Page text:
With the end of the school year approaching, Indianapolis teacher Katy Aiello considered signing up to work summer school. She quickly decided: “Nope.” After a roller-coaster year of both remote and in-person learning, she’s planning a well-deserved break.
“It’s just extremely difficult for me to see myself doing something other than self care this summer,” said Aiello, who teaches fourth grade. “I need some time to travel, relax, walk away from the computer screen.”
She’s not alone. Fourteen months after the pandemic started, many teachers are facing burnout. But the fatigue comes at a moment when educators are in high demand.
School districts and programs across the country are ramping up summer school programs — many supported at least in part by federal stimulus money — in an attempt to make up for lost instructional time caused by COVID-19. In Marion County, districts are seeing varying interest when looking to staff summer classrooms, and some are making the idea more enticing by raising pay.
The Indy Summer Learning Labs, which will accept up to 7,000 students at 35 sites across the county, are offering teachers a $10,000 stipend for working around 30 hours per week for five weeks.
That’s about $66 an hour — well above the $40 per hour Indianapolis Public Schools teacher Nathan Blevins said he would typically receive for teaching a few of weeks of summer school. He signed up, saying it’s a way to help his family.
“I guess, like everyone, I’m a little tired,” said Blevins, a history teacher at Longfellow Middle School. “But the time we have had in the classroom so far this year has been productive. It actually has kind of reenergized me a bit. When I was feeling my worst was when we were virtual.”
The new Summer Learning Labs were launched by The Mind Trust, in partnership with the United Way of Central Indiana and including school districts such as IPS and Decatur Township. (IPS also runs its own summer school.)
The labs are an extension of the community learning sites the local education nonprofit started last fall to help students with remote learning. But the summer days will be a little different, mixing academics with activities so it feels a little more like camp than school. The program will require 350 teachers, as well as instructional assistants and site facilitators.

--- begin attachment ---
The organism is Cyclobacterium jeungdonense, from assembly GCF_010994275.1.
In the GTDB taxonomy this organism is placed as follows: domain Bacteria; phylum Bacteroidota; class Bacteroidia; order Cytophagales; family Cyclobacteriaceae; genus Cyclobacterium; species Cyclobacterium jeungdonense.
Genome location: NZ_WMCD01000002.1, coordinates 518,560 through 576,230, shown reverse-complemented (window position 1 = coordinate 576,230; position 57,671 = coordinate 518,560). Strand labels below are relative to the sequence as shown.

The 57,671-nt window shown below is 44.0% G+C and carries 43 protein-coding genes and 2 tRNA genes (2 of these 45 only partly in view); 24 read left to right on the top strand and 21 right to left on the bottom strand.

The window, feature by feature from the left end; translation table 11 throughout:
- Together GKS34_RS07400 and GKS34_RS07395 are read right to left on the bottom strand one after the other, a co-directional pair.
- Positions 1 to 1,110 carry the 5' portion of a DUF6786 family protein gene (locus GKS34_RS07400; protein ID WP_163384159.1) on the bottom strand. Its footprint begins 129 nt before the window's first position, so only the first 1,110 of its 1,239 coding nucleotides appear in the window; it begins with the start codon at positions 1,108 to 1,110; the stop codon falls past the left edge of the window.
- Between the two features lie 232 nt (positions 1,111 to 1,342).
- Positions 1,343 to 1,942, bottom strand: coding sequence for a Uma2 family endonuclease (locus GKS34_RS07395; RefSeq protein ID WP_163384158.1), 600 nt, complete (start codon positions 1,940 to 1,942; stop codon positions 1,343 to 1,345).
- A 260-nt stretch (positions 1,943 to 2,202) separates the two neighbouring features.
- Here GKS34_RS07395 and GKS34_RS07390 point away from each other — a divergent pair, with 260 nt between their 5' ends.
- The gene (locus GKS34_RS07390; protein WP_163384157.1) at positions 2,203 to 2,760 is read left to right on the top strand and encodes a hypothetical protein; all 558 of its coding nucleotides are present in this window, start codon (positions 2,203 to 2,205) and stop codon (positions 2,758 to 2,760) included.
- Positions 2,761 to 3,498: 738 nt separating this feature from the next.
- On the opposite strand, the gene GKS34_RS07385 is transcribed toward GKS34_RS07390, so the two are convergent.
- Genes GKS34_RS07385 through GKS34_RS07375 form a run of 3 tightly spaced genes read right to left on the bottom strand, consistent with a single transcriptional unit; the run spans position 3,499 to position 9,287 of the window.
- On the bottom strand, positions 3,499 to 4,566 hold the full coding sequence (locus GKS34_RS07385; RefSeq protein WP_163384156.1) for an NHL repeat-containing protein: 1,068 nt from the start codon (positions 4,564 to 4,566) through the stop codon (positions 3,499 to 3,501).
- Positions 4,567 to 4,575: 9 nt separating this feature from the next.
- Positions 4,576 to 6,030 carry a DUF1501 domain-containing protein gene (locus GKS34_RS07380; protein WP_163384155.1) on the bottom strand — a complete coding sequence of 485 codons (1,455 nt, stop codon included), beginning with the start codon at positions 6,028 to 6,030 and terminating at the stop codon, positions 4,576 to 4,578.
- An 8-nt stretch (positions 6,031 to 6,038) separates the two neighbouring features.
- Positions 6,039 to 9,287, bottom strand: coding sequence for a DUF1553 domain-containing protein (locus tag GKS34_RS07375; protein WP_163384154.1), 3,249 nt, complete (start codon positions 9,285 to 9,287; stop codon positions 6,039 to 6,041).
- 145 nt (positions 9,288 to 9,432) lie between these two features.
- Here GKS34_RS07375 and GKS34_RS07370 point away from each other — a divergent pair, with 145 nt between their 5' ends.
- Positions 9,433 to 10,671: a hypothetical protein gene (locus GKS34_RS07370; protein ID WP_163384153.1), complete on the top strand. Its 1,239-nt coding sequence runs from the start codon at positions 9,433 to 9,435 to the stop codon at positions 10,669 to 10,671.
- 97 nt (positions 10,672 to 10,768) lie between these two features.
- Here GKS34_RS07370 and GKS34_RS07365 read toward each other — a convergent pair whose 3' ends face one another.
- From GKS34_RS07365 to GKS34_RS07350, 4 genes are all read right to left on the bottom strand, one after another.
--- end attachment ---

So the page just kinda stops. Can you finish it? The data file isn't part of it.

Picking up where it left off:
“It was important for us to make sure that we are compensating teachers well,” said The Mind Trust’s Senior Director of Talent Sara Marshall, adding that the program will provide curriculum to take the pressure of lesson planning off teachers’ shoulders.
“We know that this year has been a really challenging year,” Marshall said. “We didn’t want this summer to feel like the typical experience.”
Lawrence Township Schools are also offering teachers a competitive rate of $50 an hour — double the district’s typical summer school pay — for its expanded summer program, Jump Start. The program, which will run Monday through Thursday, is free for any interested student. For elementary schoolers, it includes free after care and a day camp on Fridays. For middle schoolers, it includes free transportation.
It’s a big change from a typical summer, when the district would hold summer school at one elementary for a small group of students identified as needing extra help. So far around 4,000 students have already enrolled, said district spokesperson Dana Altemeyer. Recruiting teachers hasn’t been a problem, Altemeyer said, and the district has already hired around 200.
“With the pandemic, we have some students that have some unfinished learning so we need to get them up to speed,” Altemeyer said.
There are also other options for educators looking for a break from the rigor of leading a classroom. Indianapolis teacher Lillian Barkes opted to tutor underserved students in the city through a nonprofit. She said she appreciated the pay IPS offered teachers, but she ultimately was looking for more freedom and flexibility — and a break from lesson planning.
“When you work with kids that live in poverty or come from traumatic backgrounds, the pandemic really heightened that,” she said. “A lot of people didn’t get the help that they need. … I think it’s really starting to show. All of that contributes to the burnout that we are feeling.”